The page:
Duncan Keith keys Blackhawks’ success, wins Conn Smythe Trophy

Chicago Blackhawks defenseman Duncan Keith (2) hoists the Stanley Cup after defeating the Tampa Bay Lightning in game six of the 2015 Stanley Cup Final at United Center.

CHICAGO — When Patrick Kane scored a late third-period goal to give the Chicago Blackhawks breathing room in their quest to win another Stanley Cup, 40-year-old defenseman Kimmo Timonen was overcome by emotion.

“I was crying a little bit,” Timonen said. “Tears were coming out of my eyes because I knew it would be hard to score two goals against (our) team.”.

When the crowd counted down the final seconds of a 2-0 win against the Tampa Bay Lightning, Timonen had the first Stanley Cup championship of his career and the Blackhawks owned their third in the past six seasons.

“I’d say you have a dynasty,” NHL Commissioner Gary Bettman said before handing the Stanley Cup to Blackhawks captain Jonathan Toews.

The Blackhawks are unquestionably the most accomplished franchise in the salary cap era. Since 2009, they have won 73 playoff games and three Cups (2010, 2013 and 2015). The Los Angeles Kings are the only other franchise that has won two Stanley Cups since the cap was introduced in 2005.

Chicago players say they have run out of words to describe how important defenseman Duncan Keith is to their success.

But they will somehow have to expand their vocabulary to find more superlatives because his legend expanded again when he scored a Stanley Cup-clinching goal and was awarded the Conn Smythe Trophy as the NHL’s playoff Most Valuable Player.

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“There is nothing that Duncan Keith doesn’t do as well as or better than everyone else in the league,” said Toews.

Per his custom, Keith made a smart play at the right time to score the only goal the Blackhawks truly needed at 17:13 of the second period.

Cruising into the Tampa zone late in the second period, Keith took a pass from Patrick Kane and fired a shot on goal that Tampa Bay goalie Ben Bishop blocked. Bishop’s problem was that he spit out a rebound and Keith went around his checker Cedric Paquette and flipped the rebound over Bishop for his 21st point of the playoffs.

Although the Blackhawks have known considerable success in recent years, this Cup will be remembered because it was the first won in Chicago since 1938.

“We talked about after we won our second one we said ultimately if you could ever win one here in Chicago that would be the ultimate Stanley Cup,” Blackhawks president and CEO John McDonough said. “I think they’re going to be celebrating in Chicago the entire summer.”.

Keith was clearly the best player in the NHL playoffs this season, setting a franchise record of 18 assists in the postseason by a defenseman. He also became only the fourth non-goalie to log more than 700 minutes of playing time in a playoff year, joining Drew Doughty (2014), Chris Pronger (2006) and Nicklas Lidstrom (2002).

It was Keith who launched the Predators’ playoff run by scoring an overtime goal to defeat the Nashville Predators 4-3 in their first game of the playoffs. He had three goals in the playoffs, and all of them were game-winners. He led all league defensemen in scoring and plus-minus (+16).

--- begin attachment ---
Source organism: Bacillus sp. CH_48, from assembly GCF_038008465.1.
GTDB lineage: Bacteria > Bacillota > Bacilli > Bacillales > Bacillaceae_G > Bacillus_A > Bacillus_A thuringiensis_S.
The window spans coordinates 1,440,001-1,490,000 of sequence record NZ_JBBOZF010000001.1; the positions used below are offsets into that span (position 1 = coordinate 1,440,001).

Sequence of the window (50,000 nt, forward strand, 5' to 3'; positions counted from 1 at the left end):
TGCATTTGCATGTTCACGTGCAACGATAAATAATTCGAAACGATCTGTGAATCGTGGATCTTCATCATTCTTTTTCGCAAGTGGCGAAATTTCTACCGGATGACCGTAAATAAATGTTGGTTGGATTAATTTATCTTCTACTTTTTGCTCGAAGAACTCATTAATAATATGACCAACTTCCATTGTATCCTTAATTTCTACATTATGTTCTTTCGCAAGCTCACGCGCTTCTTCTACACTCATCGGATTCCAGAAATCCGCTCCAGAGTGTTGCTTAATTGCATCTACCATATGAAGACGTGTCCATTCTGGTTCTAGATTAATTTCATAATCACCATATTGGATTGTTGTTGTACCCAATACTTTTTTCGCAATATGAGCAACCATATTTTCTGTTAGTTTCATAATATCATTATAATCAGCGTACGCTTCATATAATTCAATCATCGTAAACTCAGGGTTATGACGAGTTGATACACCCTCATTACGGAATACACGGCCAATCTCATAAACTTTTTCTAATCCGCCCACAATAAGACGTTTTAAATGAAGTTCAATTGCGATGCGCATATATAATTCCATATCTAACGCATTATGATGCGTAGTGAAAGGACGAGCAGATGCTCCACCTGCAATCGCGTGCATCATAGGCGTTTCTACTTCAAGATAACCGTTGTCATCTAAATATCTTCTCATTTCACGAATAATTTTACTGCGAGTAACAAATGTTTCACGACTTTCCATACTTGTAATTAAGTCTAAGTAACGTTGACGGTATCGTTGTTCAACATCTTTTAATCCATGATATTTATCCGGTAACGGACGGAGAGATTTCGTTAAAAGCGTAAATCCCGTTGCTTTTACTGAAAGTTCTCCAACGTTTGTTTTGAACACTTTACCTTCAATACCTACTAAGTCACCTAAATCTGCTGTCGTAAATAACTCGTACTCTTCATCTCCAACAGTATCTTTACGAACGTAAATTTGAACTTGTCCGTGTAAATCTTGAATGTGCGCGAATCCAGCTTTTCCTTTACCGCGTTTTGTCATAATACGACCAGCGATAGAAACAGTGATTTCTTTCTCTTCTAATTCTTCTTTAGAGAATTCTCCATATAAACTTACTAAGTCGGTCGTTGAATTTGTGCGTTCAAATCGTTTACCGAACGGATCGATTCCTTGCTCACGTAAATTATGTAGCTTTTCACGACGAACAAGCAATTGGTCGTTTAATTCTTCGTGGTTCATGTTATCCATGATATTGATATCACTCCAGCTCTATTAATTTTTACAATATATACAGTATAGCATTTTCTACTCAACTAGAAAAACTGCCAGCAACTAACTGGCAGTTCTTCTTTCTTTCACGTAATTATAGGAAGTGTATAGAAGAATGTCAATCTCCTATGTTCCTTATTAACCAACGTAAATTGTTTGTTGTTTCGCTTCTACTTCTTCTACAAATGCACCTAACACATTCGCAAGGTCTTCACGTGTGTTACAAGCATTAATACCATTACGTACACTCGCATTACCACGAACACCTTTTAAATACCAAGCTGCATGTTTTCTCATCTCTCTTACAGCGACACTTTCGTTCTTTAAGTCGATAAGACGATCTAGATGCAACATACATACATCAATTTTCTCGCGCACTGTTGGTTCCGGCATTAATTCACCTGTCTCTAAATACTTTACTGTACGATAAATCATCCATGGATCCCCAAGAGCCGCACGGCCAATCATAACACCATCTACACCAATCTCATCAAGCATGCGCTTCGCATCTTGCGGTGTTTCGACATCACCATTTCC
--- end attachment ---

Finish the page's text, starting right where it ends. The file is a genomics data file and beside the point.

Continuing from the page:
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This series will be remembered as one of the most competitive Stanley Cup Finals in NHL history.

“It was really hard as to look at (my players and coaches) and see how crushed they truly are,” Lightning coach Jon Cooper said.

The Blackhawks and Lightning are similar teams, with dynamic offenses and mobile defenses. No team ever forged a two-goal lead until Kane scored with 5:14 left in the third period to give the Blackhawks a cushion. Chicago’s other three wins in the series came by scores of 2-1. In the end, it was probably experience that provided the Blackhawks with the edge they needed to get past the Lightning.

Coach Joel Quenneville’s team proved again that they have the league’s best survival skills. The key to their success has been their ability to keep games close until one of the Blackhawks steps up and wins it with an exceptional individual effort.

“We know how to play the game and we know there’s going to be rough times,” Blackhawks winger Marian Hossa said. “We believe in our system. Our coaching staff was unbelievable. We’ve done it again and it’s unbelievable.”.

Chicago goalie Corey Crawford started slowly, even losing the starting job in the first round, but he played impressively in the Stanley Cup Final. He gave up only two goals in the final three games of the series. He made 25 saves in the clinching game.

“Unbelievable feeling,” Crawford said. “Unbelievable feeling. Its hard to describe. You could never describe it. “.

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The Blackhawks may have wanted this Stanley Cup even more than the other two because there is a strong possibility that the team will make some significant roster changes this summer for salary cap reasons.

Toews said he told Timonen Monday morning that he would get to hoist the Stanley Cup first if the Blackhawks won.

“He said, ‘Holy something,’ and he skated off really fast,” Toews said. “I kind of expected him to get fired up, maybe raise his heart rate a little bit this morning. … It’s awesome. It’s awesome to win but also more than anything to win for guys like that.”.

Timonen has been in the NHL since he debuted with the Nashville Predators in 1998.

“It’s been a long journey,” he said. “I can tell you that. Last August I didn’t know if I could play anymore, but my desire was so deep inside that I wanted to give it one more shot. But obviously doctors said, ‘Hold on boy.'”.

After Timonen was cleared to play by doctors, the Philadelphia Flyers traded him to the Blackhawks who were looking for depth on the blue line.

“I don’t know what to say,” he said. “It’s been unreal.”.

PHOTOS: Best of Stanley Cup Final.